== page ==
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Helpful People

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Week 1


1.1 Characteristics of Helpful People

Helpful characteristics I find in myself are honesty, compassion, kindness, confidence, and responsible. Some helpful characteristics I would like to develop more are open-mindedness and patience. Some specific ways I need to change to be a more helpful person are expanding my acceptance levels and taking steps back to breathe. Specific steps I can take to develop my open-mindedness are:

1. Remember that a different opinion or perspective does not mean one way is right or wrong, it is just different. Allow for differences because like travel, there may be many roads available to take to reach the same destination.

2. Practice not turning differences into arguments that must be won. Agree to disagree or discuss the issue later.

3. Take the time to investigate and research the other opinion or perspective.

4. Try something new that I have closed-minded thoughts about. Golf is a good place to start. I hate the sport because it is boring to watch but I have never honestly tried to play it myself.

Specific steps I can take to improve my patience are:

1. Learn relaxation techniques to use when I feel like my limit has been reached

2. Just breathe; whatever I am trying to rush for will still be there when I am finished.

1.2: By Any Other Name

Following is a list of terms used to describe the roles of a clinical interviewer. Each may have different meanings or nuances for different people. Apply each term to yourself, and, as you do so, notice any change in your feelings about or perception of yourself or your status as a helper. Record your observations in your journal. If you were a client, how would you feel seeing a professional with each of these labels?

Interviewer- This term makes me feel like the information gatherer. As a client, I would feel a bit nervous in the sense that I was being judged for acceptance or denial of the program.

Case manager makes me feel in charge but as a client, I would feel like I had a guiding light to help me through the matter.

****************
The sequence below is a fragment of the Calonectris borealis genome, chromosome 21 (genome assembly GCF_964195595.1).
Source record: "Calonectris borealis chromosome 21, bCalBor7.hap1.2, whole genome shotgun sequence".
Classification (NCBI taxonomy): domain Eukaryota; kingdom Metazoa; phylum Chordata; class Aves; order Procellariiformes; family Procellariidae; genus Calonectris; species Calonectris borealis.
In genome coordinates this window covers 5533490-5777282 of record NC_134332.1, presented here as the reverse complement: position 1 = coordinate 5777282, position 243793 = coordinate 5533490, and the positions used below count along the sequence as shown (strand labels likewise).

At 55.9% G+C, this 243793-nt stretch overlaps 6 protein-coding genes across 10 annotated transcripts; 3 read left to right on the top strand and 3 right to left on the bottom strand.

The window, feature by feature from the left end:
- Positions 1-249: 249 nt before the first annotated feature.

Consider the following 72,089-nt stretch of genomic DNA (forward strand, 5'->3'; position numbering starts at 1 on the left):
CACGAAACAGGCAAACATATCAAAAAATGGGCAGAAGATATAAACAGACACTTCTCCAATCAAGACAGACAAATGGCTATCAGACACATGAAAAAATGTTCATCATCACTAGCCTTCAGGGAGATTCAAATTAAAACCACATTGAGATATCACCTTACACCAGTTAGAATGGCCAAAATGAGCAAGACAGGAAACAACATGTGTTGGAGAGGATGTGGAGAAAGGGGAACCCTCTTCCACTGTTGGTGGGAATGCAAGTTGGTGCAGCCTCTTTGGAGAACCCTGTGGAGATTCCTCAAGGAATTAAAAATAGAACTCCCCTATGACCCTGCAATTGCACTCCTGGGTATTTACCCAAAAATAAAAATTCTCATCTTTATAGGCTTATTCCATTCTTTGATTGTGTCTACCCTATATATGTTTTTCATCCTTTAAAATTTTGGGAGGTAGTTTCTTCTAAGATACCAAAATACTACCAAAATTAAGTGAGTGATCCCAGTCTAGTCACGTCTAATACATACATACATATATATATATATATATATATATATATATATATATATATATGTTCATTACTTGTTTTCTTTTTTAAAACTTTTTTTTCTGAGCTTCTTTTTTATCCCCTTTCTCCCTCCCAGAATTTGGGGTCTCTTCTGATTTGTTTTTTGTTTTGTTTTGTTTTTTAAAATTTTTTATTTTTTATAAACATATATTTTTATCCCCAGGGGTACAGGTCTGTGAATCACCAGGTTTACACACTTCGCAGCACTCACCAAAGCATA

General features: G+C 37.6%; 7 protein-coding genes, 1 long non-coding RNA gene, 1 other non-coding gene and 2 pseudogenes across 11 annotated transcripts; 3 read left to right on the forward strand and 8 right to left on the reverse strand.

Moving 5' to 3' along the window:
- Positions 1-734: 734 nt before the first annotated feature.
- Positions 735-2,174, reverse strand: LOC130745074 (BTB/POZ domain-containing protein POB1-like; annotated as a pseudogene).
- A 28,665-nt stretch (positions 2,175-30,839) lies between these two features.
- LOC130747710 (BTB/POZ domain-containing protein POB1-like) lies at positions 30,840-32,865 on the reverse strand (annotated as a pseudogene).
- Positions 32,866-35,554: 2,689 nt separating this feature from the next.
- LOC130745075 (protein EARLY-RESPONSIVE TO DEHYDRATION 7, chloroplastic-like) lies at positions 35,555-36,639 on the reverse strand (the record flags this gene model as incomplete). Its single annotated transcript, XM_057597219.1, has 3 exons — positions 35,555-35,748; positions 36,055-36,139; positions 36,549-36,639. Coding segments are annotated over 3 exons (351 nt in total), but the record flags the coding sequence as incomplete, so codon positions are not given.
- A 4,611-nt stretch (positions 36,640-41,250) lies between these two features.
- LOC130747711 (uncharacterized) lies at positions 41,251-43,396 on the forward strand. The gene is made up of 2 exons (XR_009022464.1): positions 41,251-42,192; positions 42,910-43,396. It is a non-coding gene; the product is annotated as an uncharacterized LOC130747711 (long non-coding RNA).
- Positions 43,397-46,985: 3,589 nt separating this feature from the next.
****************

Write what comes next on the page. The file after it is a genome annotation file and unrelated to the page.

Provider makes me feel capable, as a client I would feel grateful.

Shrink makes me feel wise but, as a client I would feel the need to talk.

Therapist makes me feel helpful, as a client I might feel in need of help.

Life coach makes me feel skilled and as a client I would feel like I had some guidance

Clinician makes me feel wise and as a client I would feel in need.

Change agent makes me feel innovated. As a client I would feel excited.

Counselor makes me feel friendly and as a client I would feel listened to.

Helper makes me feel like an assistant and as a client I would feel thankful.

Crisis worker makes me feel compassionate. As a client, I would feel a bit of relief.

Advocate makes me feel strong and as a client, I would feel fortunate to be heard.

Milieu Therapist makes me feel motherly but as a client, I might feel watched.

Analyst makes me feel detailed. As a client I might feel examined.

E X E R C I S E 2.1 I Am What I Am

On a sheet of paper, write the phrase "I am . . ." on 10 different lines. Then go back and quickly complete each sentence with the first thing that comes to mind when you think "I am . . ."

Review your responses and note how many items refer to identity and how many are related to transient states like being hungry, tired, and the like.

Discuss your answers in small groups. Do others say things about themselves that you might also say about yourself? What can you learn about how you identify yourself?

Is there anything you "are" that you are ambivalent about writing down or discussing aloud? In what circumstances do you think your answers might change?

1. I am tired. (transient state)

2. I am happy. (transient state)

3. I am excited. (transient state)

4. I am a mom. (identity)

5. I am a grandma. (identity)

6. I am proud of my children. (transient state)

7. I am married to a wonderful man. (identity)

8. I am loving life. (transient state)

9. I am working on my bachelor's degree. (transient state)

10. I am smiling. (transient state)

Most of my answers were transient. They identify how I feel in this moment. I can learn that I live in the moment from my answers and at any time the way I identify myself can change. I like that I identify myself in the moment. I have never been one to linger on the past or what has yet to become. There is nothing I am ambivalent about writing down and discussing at the moment. I love my life. There are things in the past that I may feel hesitant to discuss but I have learned to move on from them and see no reason to continue revisiting them unless it is for the good of someone else. There are many circumstances that I think might change my answers. Daily negative stressors could be one. I was in a joyful mood when I answered the questions and know that if my mood was negative, then my answers would reflect what I was feeling.

3.1 Field Visit

After securing permission to do so, visit a setting or agency where clinical interviews take place. Briefly sit in the waiting area and note what you would observe as a client. Go to one of the offices and sit in all the chairs. In your journal, make notes on what you see and learn. Be aware of privacy, lighting, furniture arrangement, décor, and so on. Do the agency and staff reflect the cultures of the diverse populations they serve? In what ways? Discuss your observations in class.

I visited my children's pediatrics office. In the waiting area were many things to entertain the children and a few things for the parents too. The walls were a calming color and bright fish and sea creatures were hanging everywhere.



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